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Devils on the Doorstep (2000)

Guizi lai le (original title)
During the Japanese occupation of China, two prisoners are dumped in a peasant's home in a small town. The owner is bullied into keeping the prisoners until the next New Year, at which time... See full summary »


Wen Jiang


Wen Jiang (screenplay), Wen Jiang (story) | 7 more credits »
8 wins & 4 nominations. See more awards »




Cast overview, first billed only:
Wen Jiang ... Ma Dasan
Hongbo Jiang ... Yu'er
Teruyuki Kagawa ... Kosaburo Hanaya
Ding Yuan Ding Yuan ... Dong Hanchen
Zhijun Cong Zhijun Cong ... Grandfather
Zi Xi Zi Xi ... Liu Wang
Haibin Li Haibin Li ... Me
Kenya Sawada ... Inokichi Sakatsuka
Weidong Cai Weidong Cai ... Er Bozi
Lianmei Chen Lianmei Chen ... Aunt
Yoshimoto Miyaji Yoshimoto Miyaji ... Koji Nonomura
Qiang Chen Qiang Chen ... 'One-Stroke' Liu the executioner
David Wu ... Major Gao
Shu Chen Shu Chen ... Qiye
Jianquan Shi Jianquan Shi ... Brother-in-law


During the Japanese occupation of China, two prisoners are dumped in a peasant's home in a small town. The owner is bullied into keeping the prisoners until the next New Year, at which time they will be collected. The village leaders convene to interrogate the prisoners. The townspeople then struggle to accommodate the prisoners. One is a bellicose Japanese nationalist, the other a nervous translator. Will the townspeople manage to keep the prisoners until the New Year? Written by Ken Miller <wkmiller704@yahoo.com>

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Comedy | Drama | War


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Did You Know?


David Wu's character Major Gao in his first entrance to the compound ordered at the Japanese army peddler to move his belongings away in Cantonese, then in Mandarin. See more »


When the jeep brakes to avoid running over the record player, the sound is tires locking up on pavement. However, they are on a dirt road. See more »

User Reviews

A Bright, Shining example of Chinese cinema.
12 November 2007 | by danc1987See all my reviews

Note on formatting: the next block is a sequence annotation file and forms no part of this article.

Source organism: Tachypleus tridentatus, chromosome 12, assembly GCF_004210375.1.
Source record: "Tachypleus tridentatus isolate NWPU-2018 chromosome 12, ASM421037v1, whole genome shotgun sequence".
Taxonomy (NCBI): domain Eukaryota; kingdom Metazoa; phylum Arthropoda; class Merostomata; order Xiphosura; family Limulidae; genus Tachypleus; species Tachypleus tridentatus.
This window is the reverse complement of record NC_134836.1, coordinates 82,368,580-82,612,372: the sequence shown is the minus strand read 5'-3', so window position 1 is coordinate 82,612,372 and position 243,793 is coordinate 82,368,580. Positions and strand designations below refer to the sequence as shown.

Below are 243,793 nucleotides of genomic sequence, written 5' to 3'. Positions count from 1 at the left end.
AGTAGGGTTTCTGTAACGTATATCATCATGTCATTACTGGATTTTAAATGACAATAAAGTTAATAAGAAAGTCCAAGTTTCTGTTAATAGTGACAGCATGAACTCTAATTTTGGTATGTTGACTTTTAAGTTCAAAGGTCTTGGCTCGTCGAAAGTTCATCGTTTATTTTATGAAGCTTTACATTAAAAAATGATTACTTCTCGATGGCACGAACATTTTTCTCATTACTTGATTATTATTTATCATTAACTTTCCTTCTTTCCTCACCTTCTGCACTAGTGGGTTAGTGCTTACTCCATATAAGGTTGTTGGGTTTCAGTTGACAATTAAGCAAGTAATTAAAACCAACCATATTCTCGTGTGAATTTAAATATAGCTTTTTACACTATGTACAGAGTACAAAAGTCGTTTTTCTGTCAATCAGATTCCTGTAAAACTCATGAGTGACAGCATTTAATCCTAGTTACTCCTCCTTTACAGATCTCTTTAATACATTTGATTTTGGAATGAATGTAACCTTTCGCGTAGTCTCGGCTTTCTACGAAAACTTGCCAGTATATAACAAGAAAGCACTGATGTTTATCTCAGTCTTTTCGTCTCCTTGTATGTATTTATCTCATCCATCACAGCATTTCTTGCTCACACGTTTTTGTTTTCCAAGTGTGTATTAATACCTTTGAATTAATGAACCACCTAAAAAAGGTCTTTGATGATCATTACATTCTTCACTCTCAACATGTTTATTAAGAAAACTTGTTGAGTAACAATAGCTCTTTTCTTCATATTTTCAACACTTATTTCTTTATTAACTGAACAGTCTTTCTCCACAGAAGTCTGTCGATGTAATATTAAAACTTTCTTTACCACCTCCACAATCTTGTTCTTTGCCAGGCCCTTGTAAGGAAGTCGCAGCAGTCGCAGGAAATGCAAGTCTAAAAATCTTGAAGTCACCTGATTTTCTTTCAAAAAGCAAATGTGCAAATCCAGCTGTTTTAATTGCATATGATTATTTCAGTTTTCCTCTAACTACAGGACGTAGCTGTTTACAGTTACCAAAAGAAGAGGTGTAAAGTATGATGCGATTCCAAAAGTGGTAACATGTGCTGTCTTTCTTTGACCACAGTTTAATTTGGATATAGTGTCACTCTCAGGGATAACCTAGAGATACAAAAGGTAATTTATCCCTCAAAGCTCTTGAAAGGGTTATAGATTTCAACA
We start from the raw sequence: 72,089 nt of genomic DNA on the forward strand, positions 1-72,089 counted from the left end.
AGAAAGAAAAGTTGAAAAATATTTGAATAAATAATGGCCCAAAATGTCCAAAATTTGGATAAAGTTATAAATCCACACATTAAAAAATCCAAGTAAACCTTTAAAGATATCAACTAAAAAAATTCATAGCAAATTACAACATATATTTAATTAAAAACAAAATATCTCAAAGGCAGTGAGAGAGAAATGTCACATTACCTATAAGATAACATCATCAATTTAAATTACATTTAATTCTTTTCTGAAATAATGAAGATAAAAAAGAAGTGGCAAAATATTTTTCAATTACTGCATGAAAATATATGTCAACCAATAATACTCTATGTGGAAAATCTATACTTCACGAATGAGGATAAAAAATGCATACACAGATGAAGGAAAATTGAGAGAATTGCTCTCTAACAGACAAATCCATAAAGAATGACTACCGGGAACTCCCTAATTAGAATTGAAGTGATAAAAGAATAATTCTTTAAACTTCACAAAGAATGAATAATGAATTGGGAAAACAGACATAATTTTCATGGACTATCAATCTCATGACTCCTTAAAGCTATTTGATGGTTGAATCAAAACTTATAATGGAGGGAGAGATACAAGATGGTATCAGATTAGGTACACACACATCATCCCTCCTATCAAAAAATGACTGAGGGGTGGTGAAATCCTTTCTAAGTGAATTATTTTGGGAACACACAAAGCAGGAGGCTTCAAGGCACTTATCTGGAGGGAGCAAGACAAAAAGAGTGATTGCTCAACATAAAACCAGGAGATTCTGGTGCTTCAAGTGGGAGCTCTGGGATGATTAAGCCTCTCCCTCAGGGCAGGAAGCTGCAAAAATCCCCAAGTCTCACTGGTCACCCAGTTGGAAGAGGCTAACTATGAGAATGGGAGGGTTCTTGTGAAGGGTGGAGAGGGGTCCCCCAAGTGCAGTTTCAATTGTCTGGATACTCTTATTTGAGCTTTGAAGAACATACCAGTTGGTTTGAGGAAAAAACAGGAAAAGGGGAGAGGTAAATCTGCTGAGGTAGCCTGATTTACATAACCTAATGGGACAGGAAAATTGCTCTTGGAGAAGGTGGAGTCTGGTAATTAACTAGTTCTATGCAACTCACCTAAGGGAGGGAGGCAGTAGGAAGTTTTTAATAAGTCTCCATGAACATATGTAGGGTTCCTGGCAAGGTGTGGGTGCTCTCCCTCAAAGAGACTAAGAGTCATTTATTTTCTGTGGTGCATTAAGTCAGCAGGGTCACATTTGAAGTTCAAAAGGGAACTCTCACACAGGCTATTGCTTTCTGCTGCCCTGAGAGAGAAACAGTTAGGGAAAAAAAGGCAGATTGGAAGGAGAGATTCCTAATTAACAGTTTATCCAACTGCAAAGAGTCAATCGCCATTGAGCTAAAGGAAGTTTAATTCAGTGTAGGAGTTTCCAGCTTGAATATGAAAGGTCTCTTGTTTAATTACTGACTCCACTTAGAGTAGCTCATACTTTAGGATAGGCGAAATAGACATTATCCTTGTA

There is no question that the Japanese occupation of mainland China during WWII was marked by unimaginable cruelty and actions so barbaric that any sane human being would shudder at the description of them. This is all obvious to anyone who has had an unbiased, detailed education of that dreadful time period. On the surface, Jiang Wen's film touches on these acts to illuminate what it must have been like for the Chinese to cope with the Japanese "devils". But a thorough viewing of the film reveals so many more questions not just about the Chinese and Japanese but about the universal relationship between war and humans. Wen directs this film in a peculiar way. He uses comedy that forces us to laugh at things that we shouldn't. You find yourself smirking or smiling in moments until you catch yourself and remember that the whole scene in which you were laughing at was where character's lives were at stake. Most people will read this and not see what is so masterful about this approach. What makes Wen's quirkiness work is that it illuminates the naivety of human beings while at the same time brings these characters to life, which in the end leaves us trembling with emotion. It is a film that transcends common conceptions about war. A masterpiece.

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Mandarin | Japanese | English | French

Release Date:

14 March 2001 (France) See more »

Also Known As:

Devils on the Doorstep See more »


Box Office

Opening Weekend USA:

$3,227, 22 December 2002

Gross USA:


Cumulative Worldwide Gross:

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Company Credits

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Technical Specs


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Sound Mix:

Dolby SR

Aspect Ratio:

1.85 : 1
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